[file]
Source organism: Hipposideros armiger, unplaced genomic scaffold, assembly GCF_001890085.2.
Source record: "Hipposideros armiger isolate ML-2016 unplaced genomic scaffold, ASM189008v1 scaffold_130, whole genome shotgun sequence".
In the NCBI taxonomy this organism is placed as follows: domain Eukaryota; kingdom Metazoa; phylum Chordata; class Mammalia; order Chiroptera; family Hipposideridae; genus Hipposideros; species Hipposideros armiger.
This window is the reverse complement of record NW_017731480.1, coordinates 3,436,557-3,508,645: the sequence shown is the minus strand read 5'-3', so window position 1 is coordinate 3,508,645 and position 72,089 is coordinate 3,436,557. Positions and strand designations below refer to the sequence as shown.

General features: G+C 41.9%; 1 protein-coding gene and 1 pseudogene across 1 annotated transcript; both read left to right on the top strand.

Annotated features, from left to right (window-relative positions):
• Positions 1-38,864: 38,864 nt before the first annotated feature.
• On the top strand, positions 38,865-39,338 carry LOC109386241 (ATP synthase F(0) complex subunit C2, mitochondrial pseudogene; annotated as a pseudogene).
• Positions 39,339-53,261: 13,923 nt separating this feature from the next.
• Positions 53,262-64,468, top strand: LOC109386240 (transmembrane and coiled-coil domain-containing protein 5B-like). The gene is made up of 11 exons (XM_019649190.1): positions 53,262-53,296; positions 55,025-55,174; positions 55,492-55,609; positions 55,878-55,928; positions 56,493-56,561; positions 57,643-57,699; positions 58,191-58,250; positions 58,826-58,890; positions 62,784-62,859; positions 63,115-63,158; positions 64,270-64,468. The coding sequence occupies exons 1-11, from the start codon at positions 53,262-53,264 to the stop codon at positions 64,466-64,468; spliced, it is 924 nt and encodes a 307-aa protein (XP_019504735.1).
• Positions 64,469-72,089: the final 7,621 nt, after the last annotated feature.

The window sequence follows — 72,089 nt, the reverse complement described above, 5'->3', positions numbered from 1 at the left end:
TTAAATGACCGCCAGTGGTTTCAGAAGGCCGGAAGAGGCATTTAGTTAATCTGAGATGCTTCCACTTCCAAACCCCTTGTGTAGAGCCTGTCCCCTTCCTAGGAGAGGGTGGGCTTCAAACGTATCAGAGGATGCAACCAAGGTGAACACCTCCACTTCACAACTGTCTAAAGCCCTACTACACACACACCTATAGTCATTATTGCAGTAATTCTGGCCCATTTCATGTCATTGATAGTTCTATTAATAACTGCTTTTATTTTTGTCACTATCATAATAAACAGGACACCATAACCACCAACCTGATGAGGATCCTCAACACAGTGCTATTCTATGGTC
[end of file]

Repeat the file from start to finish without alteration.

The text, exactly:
Source organism: Hipposideros armiger, unplaced genomic scaffold, assembly GCF_001890085.2.
Source record: "Hipposideros armiger isolate ML-2016 unplaced genomic scaffold, ASM189008v1 scaffold_130, whole genome shotgun sequence".
In the NCBI taxonomy this organism is placed as follows: domain Eukaryota; kingdom Metazoa; phylum Chordata; class Mammalia; order Chiroptera; family Hipposideridae; genus Hipposideros; species Hipposideros armiger.
This window is the reverse complement of record NW_017731480.1, coordinates 3,436,557-3,508,645: the sequence shown is the minus strand read 5'-3', so window position 1 is coordinate 3,508,645 and position 72,089 is coordinate 3,436,557. Positions and strand designations below refer to the sequence as shown.

General features: G+C 41.9%; 1 protein-coding gene and 1 pseudogene across 1 annotated transcript; both read left to right on the top strand.

Annotated features, from left to right (window-relative positions):
• Positions 1-38,864: 38,864 nt before the first annotated feature.
• On the top strand, positions 38,865-39,338 carry LOC109386241 (ATP synthase F(0) complex subunit C2, mitochondrial pseudogene; annotated as a pseudogene).
• Positions 39,339-53,261: 13,923 nt separating this feature from the next.
• Positions 53,262-64,468, top strand: LOC109386240 (transmembrane and coiled-coil domain-containing protein 5B-like). The gene is made up of 11 exons (XM_019649190.1): positions 53,262-53,296; positions 55,025-55,174; positions 55,492-55,609; positions 55,878-55,928; positions 56,493-56,561; positions 57,643-57,699; positions 58,191-58,250; positions 58,826-58,890; positions 62,784-62,859; positions 63,115-63,158; positions 64,270-64,468. The coding sequence occupies exons 1-11, from the start codon at positions 53,262-53,264 to the stop codon at positions 64,466-64,468; spliced, it is 924 nt and encodes a 307-aa protein (XP_019504735.1).
• Positions 64,469-72,089: the final 7,621 nt, after the last annotated feature.

The window sequence follows — 72,089 nt, the reverse complement described above, 5'->3', positions numbered from 1 at the left end:
TTAAATGACCGCCAGTGGTTTCAGAAGGCCGGAAGAGGCATTTAGTTAATCTGAGATGCTTCCACTTCCAAACCCCTTGTGTAGAGCCTGTCCCCTTCCTAGGAGAGGGTGGGCTTCAAACGTATCAGAGGATGCAACCAAGGTGAACACCTCCACTTCACAACTGTCTAAAGCCCTACTACACACACACCTATAGTCATTATTGCAGTAATTCTGGCCCATTTCATGTCATTGATAGTTCTATTAATAACTGCTTTTATTTTTGTCACTATCATAATAAACAGGACACCATAACCACCAACCTGATGAGGATCCTCAACACAGTGCTATTCTATGGTC